Most commercial contractors said that business is expanding. Several mentioned that their companies have strong backlogs and a steady flow of inquiries. However, builders told us that they are concerned about rising input prices and their ability to maintain current margins and backlogs. Nevertheless, they do not foresee any dramatic downturn in business. Several contractors commented that although financing is available, lending standards are becoming tighter. Contract pricing remains stable outside of rising materials costs, especially for steel, concrete, and petroleum-based products. Workforce levels remain largely unchanged, and little wage pressure was reported.

Consumer Spending
District retailers reported stable to improving sales across most segments--food being the exception--since our last report. Grocery store managers said that sales were flat to declining. Our respondents were very cautious in their outlook for the third quarter, with the expectation of some slowdown in sales. Reports from auto dealers indicate that purchases of new and used cars were flat to down, the exception being fuel-efficient cars, which are "selling well." Purchases of SUVs and trucks were characterized as poor. Dealers anticipate little change in sales during the coming weeks. In general, vendor price increases were limited to food items and paper products. For the most part, capital spending remains on plan, though we heard reports of some retailers taking on additional projects. Employment levels and wages remain stable.

Demand for commercial and industrial lending has been growing, especially at community banks. Segments showing strength include commercial real estate and energy. On the consumer side, loan demand is best characterized as mixed. However, almost half of our respondents reported a slight increase in auto loans. Home mortgage origination was slow, with any pickup attributed to seasonal factors. Bankers told us that lending standards are very tight and will remain so for the foreseeable future. Reports on delinquencies and credit quality were mixed. Core deposits were stable to increasing, with several community bankers characterizing deposit increases as a "flight to safety" from equity markets and large banks. On net, there has been little change in employment levels across District banks. Wage pressures are not a major issue at this time.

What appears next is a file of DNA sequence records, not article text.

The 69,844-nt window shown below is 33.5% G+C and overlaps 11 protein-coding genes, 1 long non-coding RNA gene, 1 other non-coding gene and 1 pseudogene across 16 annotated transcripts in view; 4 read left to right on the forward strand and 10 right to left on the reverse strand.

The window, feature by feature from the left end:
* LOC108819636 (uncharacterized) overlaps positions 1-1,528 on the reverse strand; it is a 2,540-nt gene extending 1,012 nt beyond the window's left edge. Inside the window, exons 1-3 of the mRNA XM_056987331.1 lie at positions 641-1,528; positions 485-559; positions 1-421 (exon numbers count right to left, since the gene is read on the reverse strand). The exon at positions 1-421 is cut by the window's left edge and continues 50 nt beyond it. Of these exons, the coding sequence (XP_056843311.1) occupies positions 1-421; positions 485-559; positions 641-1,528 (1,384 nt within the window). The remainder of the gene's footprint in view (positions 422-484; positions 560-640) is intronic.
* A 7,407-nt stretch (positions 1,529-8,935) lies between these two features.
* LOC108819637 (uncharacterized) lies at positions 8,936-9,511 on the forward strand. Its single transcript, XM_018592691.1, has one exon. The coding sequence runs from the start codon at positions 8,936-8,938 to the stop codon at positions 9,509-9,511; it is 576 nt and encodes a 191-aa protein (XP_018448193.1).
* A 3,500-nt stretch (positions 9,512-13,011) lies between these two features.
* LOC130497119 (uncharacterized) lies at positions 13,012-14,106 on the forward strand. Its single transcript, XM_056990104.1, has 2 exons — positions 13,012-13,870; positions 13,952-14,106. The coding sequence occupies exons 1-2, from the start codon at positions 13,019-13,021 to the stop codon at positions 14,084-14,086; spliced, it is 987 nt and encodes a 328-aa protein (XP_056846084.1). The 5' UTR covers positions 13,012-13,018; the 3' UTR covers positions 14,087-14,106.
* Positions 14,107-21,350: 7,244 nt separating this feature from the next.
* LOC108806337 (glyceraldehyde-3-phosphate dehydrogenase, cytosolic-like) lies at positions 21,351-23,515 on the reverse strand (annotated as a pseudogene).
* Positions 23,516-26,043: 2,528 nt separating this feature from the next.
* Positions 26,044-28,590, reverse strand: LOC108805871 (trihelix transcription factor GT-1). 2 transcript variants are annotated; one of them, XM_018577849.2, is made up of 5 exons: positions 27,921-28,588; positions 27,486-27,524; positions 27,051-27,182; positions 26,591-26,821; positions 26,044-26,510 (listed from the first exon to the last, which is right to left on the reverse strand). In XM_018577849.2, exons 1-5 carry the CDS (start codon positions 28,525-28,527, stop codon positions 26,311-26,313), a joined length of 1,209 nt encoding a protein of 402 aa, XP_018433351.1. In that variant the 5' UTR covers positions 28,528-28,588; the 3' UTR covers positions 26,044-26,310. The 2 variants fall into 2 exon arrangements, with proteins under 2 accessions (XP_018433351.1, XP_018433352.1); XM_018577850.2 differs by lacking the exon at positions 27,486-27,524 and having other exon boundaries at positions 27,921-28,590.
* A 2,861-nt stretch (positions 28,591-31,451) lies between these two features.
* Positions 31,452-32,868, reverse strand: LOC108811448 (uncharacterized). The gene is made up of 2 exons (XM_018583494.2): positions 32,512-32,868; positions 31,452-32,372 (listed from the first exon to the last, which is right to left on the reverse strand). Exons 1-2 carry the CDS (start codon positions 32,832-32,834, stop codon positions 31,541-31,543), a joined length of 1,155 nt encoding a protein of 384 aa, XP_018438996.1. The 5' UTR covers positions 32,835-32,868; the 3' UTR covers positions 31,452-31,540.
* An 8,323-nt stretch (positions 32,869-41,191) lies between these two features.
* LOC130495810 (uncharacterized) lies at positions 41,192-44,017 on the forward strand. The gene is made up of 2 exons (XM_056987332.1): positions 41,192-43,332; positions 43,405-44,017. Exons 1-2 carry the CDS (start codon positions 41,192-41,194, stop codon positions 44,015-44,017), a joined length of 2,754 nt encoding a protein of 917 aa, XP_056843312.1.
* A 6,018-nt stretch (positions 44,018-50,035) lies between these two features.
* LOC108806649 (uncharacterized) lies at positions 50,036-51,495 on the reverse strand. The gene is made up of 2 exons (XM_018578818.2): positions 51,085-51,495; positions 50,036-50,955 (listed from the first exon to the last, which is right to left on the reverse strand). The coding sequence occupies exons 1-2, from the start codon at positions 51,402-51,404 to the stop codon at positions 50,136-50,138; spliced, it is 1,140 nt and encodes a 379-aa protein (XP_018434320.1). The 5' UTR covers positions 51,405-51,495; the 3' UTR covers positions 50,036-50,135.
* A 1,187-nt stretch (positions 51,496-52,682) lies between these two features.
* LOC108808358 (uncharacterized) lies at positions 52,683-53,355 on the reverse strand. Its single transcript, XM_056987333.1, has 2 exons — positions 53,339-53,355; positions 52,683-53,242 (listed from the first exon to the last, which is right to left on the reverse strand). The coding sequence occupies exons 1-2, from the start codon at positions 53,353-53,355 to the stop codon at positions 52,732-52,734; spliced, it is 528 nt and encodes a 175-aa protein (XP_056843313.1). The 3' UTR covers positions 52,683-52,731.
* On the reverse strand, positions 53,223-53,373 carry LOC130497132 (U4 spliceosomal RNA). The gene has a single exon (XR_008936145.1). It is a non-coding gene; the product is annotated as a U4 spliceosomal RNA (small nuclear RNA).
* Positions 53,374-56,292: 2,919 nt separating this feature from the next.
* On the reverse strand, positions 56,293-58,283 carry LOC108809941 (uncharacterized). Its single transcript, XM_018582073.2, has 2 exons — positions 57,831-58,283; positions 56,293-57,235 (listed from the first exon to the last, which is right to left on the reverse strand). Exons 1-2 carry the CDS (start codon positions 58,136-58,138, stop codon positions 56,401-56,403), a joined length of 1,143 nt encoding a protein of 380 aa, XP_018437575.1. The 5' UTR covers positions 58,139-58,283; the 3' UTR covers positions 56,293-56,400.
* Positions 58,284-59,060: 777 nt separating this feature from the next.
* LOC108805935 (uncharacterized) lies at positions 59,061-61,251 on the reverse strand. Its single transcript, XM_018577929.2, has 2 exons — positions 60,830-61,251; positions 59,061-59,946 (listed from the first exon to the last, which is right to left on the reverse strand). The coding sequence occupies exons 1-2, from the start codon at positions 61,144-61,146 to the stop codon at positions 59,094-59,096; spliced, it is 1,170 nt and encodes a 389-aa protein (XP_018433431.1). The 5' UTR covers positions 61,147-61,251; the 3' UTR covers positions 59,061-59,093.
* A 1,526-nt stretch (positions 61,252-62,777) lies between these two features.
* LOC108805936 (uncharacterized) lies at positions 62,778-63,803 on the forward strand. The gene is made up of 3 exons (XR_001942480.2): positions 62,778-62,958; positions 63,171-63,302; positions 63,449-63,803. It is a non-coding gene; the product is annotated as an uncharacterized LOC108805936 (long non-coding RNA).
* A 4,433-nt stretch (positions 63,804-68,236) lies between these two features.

Oil, gas, and coal production has been steady to increasing during the past six weeks. Looking forward, almost all our contacts told us that they expect to see a rise in production levels due to increased demand. Reports indicate that spot and contract prices have increased across the board, together with equipment and materials costs. Capital expenditures were on plan or slightly higher than projected. Half of our respondents told us they expect to increase the number of capital projects in the upcoming months. Most producers reported that credit remains readily available. Almost all oil and gas producers hired additional employees during the past six weeks or plan to expand payrolls in the near future. Wage pressures are an issue due to competition for skilled workers.

Freight transport volume has been flat during the past six weeks, with most carriers expecting current market conditions to persist through the second half of 2008. Reports indicate that auto shipments are down, while steel remains strong. Fuel prices continue to rise. Attempts to pass through these increases via a surcharge have met with mixed results. Over half of our respondents reported that capital spending has slowed considerably, with little change expected in the coming months. Hiring was limited to driver turnover, and any wage increases fell within industry norms.

Return to topReturn to top

Previous Philadelphia Richmond Next

Home | Monetary Policy | 2008 calendar
Accessibility | Contact Us
Last update: July 23, 2008